A lot, as it turns out.
Since 2008, Liukin has parlayed her athletic success and status as a role model for young gymnasts into a job as an NBC sports analyst, a lifestyle blog, and, most recently, as the co-founder of Grander, a social media-style app that enables aspiring female gymnasts to connect with pros for advice and encouragement.
The prospect of being something other than a gymnast was daunting at first, Liukin said, because it had been such a big part of to her identity for so long. She described one moment in particular in which she was forced to confront this uncomfortable reality.
It was 2012, and Liukin was competing for a space on the U.S. Olympic team. She slipped on the uneven bars and landed face-down on the mat, her shot at another Olympic Games shattered.
“I remembered my father always telling me to finish what you start,” Liukin said. “So, at that point, knowing none of it mattered and I had 30 seconds to get back on the bar, I stood up and finished my routine. And for the very first time in my life and career I had a standing ovation. For the worst routine of my life.”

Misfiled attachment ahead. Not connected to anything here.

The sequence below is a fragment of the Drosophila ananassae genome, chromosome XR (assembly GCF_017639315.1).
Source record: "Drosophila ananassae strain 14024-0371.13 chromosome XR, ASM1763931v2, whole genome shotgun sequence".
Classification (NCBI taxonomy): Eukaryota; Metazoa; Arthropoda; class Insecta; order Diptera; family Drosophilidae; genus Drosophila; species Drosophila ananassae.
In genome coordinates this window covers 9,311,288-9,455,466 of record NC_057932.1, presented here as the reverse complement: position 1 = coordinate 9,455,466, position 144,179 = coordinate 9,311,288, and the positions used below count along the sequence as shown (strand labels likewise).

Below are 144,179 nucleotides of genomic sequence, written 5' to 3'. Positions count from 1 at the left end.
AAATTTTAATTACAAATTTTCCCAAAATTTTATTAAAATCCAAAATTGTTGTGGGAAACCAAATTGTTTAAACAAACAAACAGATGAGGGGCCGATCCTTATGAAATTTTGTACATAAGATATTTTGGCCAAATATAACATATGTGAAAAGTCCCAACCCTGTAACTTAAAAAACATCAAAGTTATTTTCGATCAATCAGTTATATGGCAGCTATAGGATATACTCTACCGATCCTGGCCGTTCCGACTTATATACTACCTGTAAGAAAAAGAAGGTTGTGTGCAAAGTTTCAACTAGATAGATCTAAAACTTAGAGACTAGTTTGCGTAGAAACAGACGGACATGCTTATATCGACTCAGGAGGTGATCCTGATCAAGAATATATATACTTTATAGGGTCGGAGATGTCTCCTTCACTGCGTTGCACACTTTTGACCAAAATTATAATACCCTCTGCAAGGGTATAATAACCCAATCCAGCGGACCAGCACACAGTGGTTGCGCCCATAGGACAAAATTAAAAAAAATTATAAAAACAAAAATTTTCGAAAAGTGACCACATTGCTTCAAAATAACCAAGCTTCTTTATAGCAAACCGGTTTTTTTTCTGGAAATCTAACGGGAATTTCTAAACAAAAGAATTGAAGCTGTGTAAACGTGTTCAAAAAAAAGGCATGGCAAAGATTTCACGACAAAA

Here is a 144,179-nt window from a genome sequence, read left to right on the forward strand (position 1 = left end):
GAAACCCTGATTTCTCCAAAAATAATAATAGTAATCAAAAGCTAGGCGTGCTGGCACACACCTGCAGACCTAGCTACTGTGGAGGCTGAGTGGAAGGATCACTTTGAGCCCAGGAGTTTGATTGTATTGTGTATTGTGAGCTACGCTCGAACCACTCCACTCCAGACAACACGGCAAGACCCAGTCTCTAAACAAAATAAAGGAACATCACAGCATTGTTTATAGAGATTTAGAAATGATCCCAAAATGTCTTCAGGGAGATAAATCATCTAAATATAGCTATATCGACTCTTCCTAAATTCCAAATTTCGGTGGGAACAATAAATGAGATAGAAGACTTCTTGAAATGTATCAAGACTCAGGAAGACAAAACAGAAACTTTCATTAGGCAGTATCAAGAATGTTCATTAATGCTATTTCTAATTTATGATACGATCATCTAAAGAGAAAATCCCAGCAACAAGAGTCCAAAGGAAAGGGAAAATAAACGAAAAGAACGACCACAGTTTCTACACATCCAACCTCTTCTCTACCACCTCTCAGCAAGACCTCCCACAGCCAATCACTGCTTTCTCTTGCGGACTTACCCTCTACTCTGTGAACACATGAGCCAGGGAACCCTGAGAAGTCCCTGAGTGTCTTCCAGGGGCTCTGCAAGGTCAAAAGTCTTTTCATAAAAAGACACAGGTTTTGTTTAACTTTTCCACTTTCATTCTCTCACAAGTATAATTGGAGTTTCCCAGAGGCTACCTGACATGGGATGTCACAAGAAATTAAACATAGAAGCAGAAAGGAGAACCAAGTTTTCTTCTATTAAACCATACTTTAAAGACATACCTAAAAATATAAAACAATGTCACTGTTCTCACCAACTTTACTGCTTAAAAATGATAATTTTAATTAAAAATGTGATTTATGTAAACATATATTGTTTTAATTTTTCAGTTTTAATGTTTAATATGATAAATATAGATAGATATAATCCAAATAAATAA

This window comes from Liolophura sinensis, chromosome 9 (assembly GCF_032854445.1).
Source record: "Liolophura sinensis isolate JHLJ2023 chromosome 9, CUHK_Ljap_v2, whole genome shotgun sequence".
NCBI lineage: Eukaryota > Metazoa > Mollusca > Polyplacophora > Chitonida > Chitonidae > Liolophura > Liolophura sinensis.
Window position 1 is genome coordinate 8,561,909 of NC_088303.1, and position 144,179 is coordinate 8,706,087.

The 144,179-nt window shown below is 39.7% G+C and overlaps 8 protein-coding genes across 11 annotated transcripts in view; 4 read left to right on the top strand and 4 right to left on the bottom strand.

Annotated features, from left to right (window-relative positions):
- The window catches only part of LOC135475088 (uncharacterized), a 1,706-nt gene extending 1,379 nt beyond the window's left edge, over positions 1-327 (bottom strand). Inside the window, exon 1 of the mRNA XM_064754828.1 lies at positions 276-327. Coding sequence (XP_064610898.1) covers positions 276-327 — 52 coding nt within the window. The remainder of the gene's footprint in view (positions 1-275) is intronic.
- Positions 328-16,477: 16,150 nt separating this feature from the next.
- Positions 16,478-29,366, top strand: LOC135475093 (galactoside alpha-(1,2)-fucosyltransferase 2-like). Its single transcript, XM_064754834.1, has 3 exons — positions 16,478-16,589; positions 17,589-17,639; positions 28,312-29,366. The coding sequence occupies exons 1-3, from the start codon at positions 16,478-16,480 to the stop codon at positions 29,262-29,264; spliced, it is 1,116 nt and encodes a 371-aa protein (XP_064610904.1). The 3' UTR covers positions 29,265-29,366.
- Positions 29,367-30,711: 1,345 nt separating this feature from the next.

It was a defining moment of her life, Liukin said.
“That’s when I realized life isn’t about winning; it’s truly about finding something you love to do, something you’re passionate about, and doing it.”
‘Why wouldn’t there be journalism in a magazine for women?’
Robbie Myers’s first job out of college was at Rolling Stone in the 1980s, when it was “very much the counterculture magazine of the time,” she said.
Her next job was at Interview magazine, which was co-founded by the artist Andy Warhol. It was a transition that took some getting used to.
“I ran out of Rolling Stone with all this journalistic fire and went to Interviewwhere it was very much about image,” Myers said. “I remember thinking ‘OK, this is an important lesson to learn: Not every magazine has the same mission.’”
Myers, who was the editor-in-chief of Elle magazine for 17 years, is roughly a week into her new job at the helm of Shondaland.com, the media company created by Shonda Rhimes, the creator of Grey’s Anatomy, Scandal, and How to Get Away With Murder.
She brought her diverse experience to Elle, shaping the magazine to be serious about fashion and politics.
“Why wouldn’t there be journalism in a magazine for women?” she asked. “Ellestarted in France in 1945, and its mission was to open women’s appetites. Elle in the United States was a game-changing magazine.”
‘Figuring out what to do and how to do it’
A key tenant of the M.Gemi shoe company, said Kaplan, its president and co-founder, is its nimbleness. The company imports luxury shoes directly from small family-owned workshops in Italy and sells them online, dropping new styles each week.
The weekly design process allows the company to learn quickly what’s working and what’s not.
“We’re not designing shoes for the whole season; right now we’re designing shoes for December and January,” Kaplan said. “That means when we drop a shoe on Monday we get real data on what women like and don’t like in a matter of days. We can be that responsive.”